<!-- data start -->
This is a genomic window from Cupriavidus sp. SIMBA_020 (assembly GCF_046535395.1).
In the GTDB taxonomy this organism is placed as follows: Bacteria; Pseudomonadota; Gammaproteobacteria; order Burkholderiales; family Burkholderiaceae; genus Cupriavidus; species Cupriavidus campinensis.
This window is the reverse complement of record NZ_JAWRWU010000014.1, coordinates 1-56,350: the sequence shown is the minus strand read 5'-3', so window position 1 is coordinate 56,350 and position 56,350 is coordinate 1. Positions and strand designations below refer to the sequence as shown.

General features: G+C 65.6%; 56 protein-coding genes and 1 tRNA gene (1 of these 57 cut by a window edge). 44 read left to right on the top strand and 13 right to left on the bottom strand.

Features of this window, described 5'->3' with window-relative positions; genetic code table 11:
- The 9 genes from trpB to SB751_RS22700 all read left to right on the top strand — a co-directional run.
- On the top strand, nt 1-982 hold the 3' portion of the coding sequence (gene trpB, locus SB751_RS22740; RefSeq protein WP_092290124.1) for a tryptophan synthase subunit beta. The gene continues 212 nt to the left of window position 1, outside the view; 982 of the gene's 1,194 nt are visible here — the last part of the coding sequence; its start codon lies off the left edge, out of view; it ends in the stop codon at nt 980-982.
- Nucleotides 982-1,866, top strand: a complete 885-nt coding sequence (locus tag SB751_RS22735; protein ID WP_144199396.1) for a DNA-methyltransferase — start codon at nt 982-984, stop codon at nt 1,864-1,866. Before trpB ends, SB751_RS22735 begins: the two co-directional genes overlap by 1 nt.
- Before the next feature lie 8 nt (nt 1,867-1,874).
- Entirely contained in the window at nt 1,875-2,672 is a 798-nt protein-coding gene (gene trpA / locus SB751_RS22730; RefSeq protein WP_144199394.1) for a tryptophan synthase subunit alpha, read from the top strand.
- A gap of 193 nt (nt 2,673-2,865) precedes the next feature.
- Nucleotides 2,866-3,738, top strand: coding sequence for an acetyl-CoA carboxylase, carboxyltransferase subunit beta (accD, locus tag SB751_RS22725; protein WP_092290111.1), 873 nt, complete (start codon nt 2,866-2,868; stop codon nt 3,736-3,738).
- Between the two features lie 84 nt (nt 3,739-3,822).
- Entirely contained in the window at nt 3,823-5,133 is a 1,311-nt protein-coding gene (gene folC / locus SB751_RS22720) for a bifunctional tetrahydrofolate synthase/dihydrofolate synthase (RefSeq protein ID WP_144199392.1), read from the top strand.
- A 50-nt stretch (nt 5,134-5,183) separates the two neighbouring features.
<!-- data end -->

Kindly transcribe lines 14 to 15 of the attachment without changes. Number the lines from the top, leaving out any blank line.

- Entirely contained in the window at nt 3,823-5,133 is a 1,311-nt protein-coding gene (gene folC / locus SB751_RS22720) for a bifunctional tetrahydrofolate synthase/dihydrofolate synthase (RefSeq protein ID WP_144199392.1), read from the top strand.
- A 50-nt stretch (nt 5,134-5,183) separates the two neighbouring features.